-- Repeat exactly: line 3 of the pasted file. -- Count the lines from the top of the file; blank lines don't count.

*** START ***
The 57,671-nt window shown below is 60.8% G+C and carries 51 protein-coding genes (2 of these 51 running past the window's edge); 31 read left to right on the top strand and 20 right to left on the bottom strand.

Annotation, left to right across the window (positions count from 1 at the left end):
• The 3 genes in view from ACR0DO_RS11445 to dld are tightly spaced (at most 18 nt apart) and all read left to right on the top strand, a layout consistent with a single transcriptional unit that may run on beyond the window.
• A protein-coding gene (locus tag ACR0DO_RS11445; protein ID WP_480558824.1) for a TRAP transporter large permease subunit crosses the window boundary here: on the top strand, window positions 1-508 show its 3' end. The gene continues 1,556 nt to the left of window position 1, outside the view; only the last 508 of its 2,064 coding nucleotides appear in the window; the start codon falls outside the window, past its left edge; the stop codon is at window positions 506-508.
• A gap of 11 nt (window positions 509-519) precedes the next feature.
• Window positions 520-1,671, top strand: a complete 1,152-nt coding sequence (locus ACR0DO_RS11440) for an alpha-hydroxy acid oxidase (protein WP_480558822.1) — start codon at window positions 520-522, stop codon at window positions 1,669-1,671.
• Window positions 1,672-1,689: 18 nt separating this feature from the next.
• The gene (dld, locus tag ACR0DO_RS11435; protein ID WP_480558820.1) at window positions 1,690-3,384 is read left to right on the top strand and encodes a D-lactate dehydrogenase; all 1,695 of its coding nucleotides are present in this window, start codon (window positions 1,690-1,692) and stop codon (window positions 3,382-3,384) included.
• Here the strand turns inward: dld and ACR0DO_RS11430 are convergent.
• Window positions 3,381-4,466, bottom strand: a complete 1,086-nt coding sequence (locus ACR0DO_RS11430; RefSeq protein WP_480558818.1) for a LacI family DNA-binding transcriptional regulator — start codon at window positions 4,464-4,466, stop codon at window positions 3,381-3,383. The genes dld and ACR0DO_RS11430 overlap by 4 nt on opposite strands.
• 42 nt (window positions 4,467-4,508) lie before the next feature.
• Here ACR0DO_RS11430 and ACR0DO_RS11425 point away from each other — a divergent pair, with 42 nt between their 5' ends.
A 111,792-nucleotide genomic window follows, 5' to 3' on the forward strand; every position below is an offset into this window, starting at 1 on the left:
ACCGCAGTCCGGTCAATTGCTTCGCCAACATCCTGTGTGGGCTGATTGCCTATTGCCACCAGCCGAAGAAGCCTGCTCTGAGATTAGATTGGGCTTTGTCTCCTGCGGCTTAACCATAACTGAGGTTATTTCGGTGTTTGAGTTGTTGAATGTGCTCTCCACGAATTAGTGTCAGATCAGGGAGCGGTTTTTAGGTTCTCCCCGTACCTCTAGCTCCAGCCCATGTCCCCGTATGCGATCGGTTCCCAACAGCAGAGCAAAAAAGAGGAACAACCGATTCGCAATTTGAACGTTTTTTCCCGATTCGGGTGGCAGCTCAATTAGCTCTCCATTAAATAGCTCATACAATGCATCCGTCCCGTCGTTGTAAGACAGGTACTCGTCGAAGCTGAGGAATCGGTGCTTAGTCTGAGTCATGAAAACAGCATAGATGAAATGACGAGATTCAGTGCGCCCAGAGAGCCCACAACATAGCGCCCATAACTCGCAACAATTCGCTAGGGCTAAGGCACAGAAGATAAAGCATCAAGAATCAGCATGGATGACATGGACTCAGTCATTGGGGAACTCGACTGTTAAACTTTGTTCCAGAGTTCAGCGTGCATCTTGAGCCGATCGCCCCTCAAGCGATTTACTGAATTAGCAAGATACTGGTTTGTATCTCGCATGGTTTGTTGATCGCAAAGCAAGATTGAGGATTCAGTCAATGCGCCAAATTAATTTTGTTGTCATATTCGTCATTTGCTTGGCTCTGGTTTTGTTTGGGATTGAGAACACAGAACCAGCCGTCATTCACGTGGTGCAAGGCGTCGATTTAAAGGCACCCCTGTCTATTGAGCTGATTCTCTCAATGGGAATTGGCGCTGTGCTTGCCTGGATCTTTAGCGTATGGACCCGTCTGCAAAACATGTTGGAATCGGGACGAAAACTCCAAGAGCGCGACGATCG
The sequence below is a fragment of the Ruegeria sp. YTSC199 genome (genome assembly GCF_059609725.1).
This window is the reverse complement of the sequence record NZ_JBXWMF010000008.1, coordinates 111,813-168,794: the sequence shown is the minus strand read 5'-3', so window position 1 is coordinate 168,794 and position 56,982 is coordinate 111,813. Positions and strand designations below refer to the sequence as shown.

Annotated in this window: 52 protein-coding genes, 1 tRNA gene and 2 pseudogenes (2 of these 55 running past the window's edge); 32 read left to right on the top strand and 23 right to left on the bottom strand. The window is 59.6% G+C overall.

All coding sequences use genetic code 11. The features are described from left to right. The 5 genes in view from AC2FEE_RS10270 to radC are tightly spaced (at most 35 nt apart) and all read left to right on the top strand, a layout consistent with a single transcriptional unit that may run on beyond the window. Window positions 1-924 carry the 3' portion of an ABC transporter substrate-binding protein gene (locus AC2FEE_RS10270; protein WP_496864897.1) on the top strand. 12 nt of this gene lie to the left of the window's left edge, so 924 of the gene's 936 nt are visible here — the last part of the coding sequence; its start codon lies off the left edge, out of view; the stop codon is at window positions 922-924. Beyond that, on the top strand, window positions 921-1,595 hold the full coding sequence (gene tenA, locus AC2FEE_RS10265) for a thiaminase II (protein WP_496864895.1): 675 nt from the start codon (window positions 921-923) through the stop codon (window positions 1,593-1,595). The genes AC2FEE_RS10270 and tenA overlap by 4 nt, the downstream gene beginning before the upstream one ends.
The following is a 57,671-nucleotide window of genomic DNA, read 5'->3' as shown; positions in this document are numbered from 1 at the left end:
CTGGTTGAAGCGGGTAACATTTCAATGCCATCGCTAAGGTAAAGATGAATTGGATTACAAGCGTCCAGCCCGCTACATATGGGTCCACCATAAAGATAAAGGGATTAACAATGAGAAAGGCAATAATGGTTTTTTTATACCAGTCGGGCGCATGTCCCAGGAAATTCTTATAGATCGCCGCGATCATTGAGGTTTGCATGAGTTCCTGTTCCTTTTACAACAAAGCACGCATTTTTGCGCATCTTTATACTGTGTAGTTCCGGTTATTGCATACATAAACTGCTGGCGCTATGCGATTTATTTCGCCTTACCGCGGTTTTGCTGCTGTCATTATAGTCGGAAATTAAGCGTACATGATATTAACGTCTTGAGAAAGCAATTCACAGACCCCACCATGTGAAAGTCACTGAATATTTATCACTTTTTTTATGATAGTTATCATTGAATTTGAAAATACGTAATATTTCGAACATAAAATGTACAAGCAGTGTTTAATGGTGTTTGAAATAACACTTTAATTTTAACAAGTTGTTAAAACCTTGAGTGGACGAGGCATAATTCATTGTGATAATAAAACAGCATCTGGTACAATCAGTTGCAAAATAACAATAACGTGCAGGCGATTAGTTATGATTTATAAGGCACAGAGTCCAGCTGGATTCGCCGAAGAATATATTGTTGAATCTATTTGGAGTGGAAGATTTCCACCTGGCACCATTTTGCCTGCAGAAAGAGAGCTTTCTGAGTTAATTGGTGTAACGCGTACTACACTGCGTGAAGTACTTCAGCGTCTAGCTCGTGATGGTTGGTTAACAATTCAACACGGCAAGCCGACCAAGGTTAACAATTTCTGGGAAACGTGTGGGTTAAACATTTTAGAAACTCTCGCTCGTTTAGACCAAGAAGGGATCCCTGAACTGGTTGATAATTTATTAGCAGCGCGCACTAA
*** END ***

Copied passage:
• The 3 genes in view from ACR0DO_RS11445 to dld are tightly spaced (at most 18 nt apart) and all read left to right on the top strand, a layout consistent with a single transcriptional unit that may run on beyond the window.